COS 87-1
Species identity predicts decomposition capabilities of fungi better than phylogeny or functional type

Thursday, August 8, 2013: 8:00 AM
L100C, Minneapolis Convention Center
Jennifer M. Talbot, Department of Biology, Boston University, Boston, MA
Kabir Peay, Department of Biology, Stanford University, Stanford, CA

Linking community composition to ecosystem function is a central goal of ecology. Microorganisms are responsible for decomposition of dead organic matter (i.e. litter) in ecosystems, yet we still do not understand the biological characteristics of different microbial species that determine their role in decay. We tested the hypothesis that functional type of soil fungi (i.e. primary source of carbon in soils) is a better predictor of decomposition capability than evolutionary history (i.e. phylogenetic relatedness) of fungal species. To test this hypothesis, we studied decomposition by 55 model species of soil fungi in isolation on sterilized leaf litter in laboratory microcosms. The species spanned the fungal phylogeny, including 44 genera, 38 families, and 6 orders of fungi, and included closely related pairs of ectomycorrhizal (ECM) and saprotrophic (SAP) fungi. These groups are hypothesized to vary in decomposition strategy owing to different primary source of carbon (live plant roots (ECM) vs. dead organic matter (SAP)). We measured activity of 10 different extracellular enzymes on 5 replicate microcosm samples colonized by each fungal species after 3 months of decay. For each enzyme, we tested the effect of functional type (ECM vs. SAP) and phylogenetic relatedness (net relatedness index) on activity.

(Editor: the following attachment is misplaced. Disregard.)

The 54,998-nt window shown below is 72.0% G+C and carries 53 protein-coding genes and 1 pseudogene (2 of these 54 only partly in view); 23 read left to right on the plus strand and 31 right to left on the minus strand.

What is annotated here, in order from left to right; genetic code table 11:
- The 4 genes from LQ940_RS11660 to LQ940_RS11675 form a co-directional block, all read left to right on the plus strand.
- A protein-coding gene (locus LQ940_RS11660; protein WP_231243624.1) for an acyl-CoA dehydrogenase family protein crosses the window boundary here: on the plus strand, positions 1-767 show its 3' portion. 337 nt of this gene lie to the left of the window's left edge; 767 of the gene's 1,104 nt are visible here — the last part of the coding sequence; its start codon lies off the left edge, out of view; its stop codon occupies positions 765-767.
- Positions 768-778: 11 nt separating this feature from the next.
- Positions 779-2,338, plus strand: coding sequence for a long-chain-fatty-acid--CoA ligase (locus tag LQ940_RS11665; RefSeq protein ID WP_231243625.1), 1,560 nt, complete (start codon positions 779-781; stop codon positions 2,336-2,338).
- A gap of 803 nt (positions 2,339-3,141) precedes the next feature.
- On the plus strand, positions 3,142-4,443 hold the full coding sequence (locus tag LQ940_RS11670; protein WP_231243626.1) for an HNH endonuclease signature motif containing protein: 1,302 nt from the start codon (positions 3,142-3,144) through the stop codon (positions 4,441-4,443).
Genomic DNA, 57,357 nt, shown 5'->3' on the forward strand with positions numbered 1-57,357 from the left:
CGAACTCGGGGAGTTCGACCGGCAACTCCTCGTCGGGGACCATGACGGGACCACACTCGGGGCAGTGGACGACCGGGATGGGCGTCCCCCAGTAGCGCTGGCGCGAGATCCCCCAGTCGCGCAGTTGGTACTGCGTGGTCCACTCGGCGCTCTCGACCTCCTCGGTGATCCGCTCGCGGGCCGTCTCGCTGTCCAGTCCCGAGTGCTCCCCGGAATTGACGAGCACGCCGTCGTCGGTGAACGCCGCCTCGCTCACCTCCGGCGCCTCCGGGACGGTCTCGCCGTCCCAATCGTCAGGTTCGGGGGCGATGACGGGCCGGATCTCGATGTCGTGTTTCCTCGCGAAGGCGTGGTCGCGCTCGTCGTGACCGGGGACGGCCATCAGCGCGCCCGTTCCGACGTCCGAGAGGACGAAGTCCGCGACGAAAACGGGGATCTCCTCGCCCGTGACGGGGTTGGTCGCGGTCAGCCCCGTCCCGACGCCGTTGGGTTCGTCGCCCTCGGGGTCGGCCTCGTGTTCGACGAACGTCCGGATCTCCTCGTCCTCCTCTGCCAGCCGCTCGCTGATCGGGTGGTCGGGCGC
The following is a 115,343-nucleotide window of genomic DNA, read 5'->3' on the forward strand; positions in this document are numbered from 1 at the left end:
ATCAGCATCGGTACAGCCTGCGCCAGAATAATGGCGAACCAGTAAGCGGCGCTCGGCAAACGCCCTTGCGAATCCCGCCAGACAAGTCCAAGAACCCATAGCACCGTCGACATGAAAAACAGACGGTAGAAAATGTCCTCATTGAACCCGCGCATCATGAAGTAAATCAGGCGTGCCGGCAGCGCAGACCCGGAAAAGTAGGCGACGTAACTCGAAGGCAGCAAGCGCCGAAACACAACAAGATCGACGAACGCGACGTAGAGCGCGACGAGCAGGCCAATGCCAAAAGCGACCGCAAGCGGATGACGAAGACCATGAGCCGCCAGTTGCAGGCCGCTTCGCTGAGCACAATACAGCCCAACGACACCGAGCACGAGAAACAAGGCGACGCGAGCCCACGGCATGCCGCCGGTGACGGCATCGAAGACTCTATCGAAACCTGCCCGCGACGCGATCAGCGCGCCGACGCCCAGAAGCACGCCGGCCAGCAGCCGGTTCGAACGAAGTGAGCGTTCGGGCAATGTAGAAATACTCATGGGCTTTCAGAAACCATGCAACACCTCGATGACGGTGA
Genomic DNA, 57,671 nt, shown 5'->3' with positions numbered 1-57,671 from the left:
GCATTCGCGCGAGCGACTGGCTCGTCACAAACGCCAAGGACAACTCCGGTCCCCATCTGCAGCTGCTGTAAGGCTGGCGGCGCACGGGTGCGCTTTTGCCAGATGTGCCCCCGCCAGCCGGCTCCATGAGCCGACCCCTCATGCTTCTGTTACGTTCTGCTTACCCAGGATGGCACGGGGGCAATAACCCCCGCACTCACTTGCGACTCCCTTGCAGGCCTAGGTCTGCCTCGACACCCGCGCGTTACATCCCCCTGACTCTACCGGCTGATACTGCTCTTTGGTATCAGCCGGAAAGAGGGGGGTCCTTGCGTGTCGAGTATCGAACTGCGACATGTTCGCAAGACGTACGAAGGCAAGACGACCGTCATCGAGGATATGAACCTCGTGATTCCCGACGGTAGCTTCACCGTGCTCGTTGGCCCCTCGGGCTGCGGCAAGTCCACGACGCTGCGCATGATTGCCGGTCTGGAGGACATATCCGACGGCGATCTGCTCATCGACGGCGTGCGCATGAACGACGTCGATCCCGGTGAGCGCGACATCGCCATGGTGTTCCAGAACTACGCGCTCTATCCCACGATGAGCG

Decomposition capabilities of fungi differed among phylogenetic groups. However, the effect varied by enzyme. Cellobiose-, hemicellulose-, and protein-targeting enzymes all differed significantly among orders of fungi (P = 0.0003, P = 0.0499, P = 0.018, respectively). Cellulose-, starch-, chitin-, and phosphorus targeting enzymes did not differ significantly among phylogenetic groups. By contrast, activity of all extracellular enzymes varied by functional type. Across phylogenetic groups, cellulose-targeting (P = 0.0007), cellobiose-targeting (P = 0.0009), starch-targeting (P = 0.014), chitin-targeting (P < 0.0001), hemicellulose-targeting (P = 0.01), phosphorus-targeting (P < 0.0001), and protein-targeting (P < 0.0001) enzyme activity was significantly higher in litter colonized by saprotrophs compared to ectomycorrhizal species. However, within closely related pairs of fungi, species identity was a better predictor of decay capability than functional type. For example, protein-targeting enzymes were higher in litter colonized by Piloderma bicolor (ECM) than Anomoporia bombycina (SAP) (P<0.0001), but were higher in Amanita thiersii (SAP) than Amanita muscaria (ECM) (P<0.0001). Collectively, our results indicate that while functional type is a better predictor of decomposition niche than phylogenetic relatedness of fungi, species identity is the major determinant of decomposition capability. Differences among species at the genomic level may provide insight into the biological controls over decomposer activity.